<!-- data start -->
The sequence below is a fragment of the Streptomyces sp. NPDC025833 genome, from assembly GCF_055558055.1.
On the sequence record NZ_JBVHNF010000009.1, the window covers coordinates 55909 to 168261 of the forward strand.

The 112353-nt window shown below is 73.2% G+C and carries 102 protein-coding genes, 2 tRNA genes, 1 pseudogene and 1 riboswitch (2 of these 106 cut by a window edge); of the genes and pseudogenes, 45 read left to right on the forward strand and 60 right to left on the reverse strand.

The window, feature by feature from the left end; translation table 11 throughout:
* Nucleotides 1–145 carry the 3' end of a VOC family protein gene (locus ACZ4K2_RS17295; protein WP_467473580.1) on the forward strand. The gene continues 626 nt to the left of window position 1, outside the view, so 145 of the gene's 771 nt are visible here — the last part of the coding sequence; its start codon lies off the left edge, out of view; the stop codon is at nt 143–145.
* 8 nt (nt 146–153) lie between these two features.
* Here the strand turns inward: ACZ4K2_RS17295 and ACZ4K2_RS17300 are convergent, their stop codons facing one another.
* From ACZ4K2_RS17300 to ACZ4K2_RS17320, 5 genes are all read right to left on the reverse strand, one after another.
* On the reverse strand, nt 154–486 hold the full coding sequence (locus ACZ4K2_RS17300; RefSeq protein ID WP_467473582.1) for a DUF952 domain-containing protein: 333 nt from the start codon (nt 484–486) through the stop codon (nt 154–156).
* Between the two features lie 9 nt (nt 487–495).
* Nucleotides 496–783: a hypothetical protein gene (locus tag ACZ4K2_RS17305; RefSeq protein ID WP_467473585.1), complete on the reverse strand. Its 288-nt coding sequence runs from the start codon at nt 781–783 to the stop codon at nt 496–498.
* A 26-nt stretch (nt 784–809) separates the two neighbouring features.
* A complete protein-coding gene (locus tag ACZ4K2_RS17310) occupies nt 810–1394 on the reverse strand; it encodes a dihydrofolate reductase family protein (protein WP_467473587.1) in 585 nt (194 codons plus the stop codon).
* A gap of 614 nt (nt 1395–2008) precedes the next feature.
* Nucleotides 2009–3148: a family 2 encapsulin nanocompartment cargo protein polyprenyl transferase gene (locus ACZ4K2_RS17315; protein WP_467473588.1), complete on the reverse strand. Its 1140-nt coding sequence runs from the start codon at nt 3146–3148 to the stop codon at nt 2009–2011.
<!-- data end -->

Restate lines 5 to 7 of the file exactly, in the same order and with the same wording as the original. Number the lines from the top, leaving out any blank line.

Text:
* Nucleotides 1–145 carry the 3' end of a VOC family protein gene (locus ACZ4K2_RS17295; protein WP_467473580.1) on the forward strand. The gene continues 626 nt to the left of window position 1, outside the view, so 145 of the gene's 771 nt are visible here — the last part of the coding sequence; its start codon lies off the left edge, out of view; the stop codon is at nt 143–145.
* 8 nt (nt 146–153) lie between these two features.
* Here the strand turns inward: ACZ4K2_RS17295 and ACZ4K2_RS17300 are convergent, their stop codons facing one another.